Israel Palestine Conflict

Israel delays major settlement project in East Jerusalem

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An Israeli state planning committee on Monday delayed granting further approval of a major settlement project in East Jerusalem that has drawn US and Palestinian concern.

The proposal that envisages building up to 9,000 homes for Jewish settlers, a move that would cement more occupied West Bank lands within Israel’s municipal boundaries for Jerusalem, received preliminary approval last month.

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But the committee met again and decided against moving forward, citing the need for an environmental study, according to a statement from Israel’s Planning Administration. No timeline for further discussion was given.

Critics contend that the proposed construction between East Jerusalem and the Palestinian city of Ramallah in the West Bank would further dim any Palestinian hopes for a future state.

The site once housed an airport and is known to Israelis as Atarot. The Palestinian Foreign Ministry condemned the settlement plan as a bid to finalize “the separation of Jerusalem from our outlying Palestinian area.”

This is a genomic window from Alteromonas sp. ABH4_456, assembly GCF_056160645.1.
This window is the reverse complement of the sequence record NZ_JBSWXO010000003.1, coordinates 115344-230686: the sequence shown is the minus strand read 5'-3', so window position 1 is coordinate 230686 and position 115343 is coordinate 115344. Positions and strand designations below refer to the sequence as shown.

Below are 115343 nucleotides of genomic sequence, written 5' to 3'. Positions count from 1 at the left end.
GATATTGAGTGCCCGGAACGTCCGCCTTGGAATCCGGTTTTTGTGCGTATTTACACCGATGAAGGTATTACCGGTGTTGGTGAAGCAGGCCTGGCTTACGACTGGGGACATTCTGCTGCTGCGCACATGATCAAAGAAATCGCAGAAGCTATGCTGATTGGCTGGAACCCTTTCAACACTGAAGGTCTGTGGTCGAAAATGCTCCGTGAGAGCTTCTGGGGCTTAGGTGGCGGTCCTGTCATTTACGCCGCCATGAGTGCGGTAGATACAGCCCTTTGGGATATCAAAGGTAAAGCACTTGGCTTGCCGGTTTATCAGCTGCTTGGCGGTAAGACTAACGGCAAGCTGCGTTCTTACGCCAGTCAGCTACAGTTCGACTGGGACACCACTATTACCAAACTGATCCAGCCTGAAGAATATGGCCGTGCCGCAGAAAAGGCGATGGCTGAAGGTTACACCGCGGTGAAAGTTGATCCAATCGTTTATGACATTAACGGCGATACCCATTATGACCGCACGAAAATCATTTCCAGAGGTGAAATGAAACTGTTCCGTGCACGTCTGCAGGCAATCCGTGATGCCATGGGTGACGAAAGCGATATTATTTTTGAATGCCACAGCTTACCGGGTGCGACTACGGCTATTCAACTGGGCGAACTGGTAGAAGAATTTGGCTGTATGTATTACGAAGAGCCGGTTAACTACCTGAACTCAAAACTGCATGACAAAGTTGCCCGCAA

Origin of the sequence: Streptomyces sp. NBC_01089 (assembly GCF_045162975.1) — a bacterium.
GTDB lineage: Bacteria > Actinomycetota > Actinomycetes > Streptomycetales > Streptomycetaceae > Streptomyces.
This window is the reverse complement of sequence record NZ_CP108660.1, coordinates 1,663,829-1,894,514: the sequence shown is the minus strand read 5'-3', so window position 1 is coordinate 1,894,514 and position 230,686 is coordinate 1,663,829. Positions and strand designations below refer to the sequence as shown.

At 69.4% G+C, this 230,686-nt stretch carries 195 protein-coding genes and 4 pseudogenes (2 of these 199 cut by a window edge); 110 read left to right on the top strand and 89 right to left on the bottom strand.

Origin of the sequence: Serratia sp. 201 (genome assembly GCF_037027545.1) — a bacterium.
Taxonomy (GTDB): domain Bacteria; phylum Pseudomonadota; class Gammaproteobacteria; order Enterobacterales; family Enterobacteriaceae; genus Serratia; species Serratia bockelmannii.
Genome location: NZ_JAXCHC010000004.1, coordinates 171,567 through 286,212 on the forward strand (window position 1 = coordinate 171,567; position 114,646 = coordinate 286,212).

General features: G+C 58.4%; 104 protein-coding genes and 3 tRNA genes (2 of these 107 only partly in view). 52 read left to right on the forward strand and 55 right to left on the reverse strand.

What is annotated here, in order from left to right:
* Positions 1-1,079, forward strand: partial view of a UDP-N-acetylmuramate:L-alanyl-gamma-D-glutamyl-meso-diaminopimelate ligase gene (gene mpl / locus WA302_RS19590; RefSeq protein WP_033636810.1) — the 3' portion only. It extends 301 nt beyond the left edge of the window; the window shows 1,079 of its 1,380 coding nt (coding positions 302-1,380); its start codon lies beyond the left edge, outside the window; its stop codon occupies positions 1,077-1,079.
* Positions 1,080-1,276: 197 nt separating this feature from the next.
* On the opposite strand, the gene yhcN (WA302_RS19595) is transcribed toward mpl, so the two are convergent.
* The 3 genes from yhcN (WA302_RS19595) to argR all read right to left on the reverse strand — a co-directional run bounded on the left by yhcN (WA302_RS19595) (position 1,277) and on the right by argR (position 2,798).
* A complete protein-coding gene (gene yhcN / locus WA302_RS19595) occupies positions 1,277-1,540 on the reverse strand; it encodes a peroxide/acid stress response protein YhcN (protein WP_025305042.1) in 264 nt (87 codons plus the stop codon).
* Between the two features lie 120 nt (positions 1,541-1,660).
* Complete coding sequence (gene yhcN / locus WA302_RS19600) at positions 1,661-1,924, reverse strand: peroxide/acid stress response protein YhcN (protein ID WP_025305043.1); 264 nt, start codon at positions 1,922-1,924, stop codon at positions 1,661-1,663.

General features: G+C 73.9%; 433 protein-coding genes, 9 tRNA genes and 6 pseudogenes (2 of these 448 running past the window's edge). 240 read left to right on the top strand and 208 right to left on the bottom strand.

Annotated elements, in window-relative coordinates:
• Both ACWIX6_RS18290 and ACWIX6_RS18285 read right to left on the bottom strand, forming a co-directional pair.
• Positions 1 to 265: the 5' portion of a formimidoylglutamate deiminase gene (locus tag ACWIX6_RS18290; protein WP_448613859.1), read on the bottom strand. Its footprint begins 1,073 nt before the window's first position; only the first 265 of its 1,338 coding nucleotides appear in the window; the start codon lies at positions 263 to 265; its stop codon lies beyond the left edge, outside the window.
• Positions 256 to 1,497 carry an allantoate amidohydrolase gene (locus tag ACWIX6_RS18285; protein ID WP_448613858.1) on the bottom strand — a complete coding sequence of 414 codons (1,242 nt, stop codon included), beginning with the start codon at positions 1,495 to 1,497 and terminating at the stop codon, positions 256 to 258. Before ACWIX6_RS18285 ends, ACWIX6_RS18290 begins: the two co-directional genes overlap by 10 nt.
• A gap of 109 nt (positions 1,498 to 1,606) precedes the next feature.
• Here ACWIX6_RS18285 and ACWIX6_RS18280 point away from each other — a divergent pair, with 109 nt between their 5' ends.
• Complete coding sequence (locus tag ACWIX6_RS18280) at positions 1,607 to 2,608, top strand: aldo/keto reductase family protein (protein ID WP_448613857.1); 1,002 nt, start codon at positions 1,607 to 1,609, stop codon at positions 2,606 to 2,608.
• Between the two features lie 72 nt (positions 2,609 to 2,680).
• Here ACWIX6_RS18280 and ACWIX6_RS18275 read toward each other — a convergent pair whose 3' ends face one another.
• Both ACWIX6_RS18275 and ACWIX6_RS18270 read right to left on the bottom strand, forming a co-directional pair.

The Jerusalem municipal committee green-lit the project on Nov. 24, drawing Israeli media speculation that Prime Minister Naftali Bennett could move slowly towards final approval to avoid friction with Washington over settlement issues.

Israel captured the West Bank and East Jerusalem in the 1967 Middle East war. Palestinians seek a state in the West Bank and Gaza, with East Jerusalem as its capital.

Most world powers deem Israeli settlements in occupied territory as illegal. Israel, citing historical, biblical and political links to the West Bank and East Jerusalem, disputes this.

On Sunday, the Atarot project was discussed in a call between Bennett and US Secretary of State Antony Blinken, an Israeli statement said, without giving details.

A State Department spokesperson said Blinken urged Israel and the Palestinians to refrain from any unilateral steps and noted that “advancing settlement activity” could undercut any efforts to negotiate a two-state solution to their conflict.

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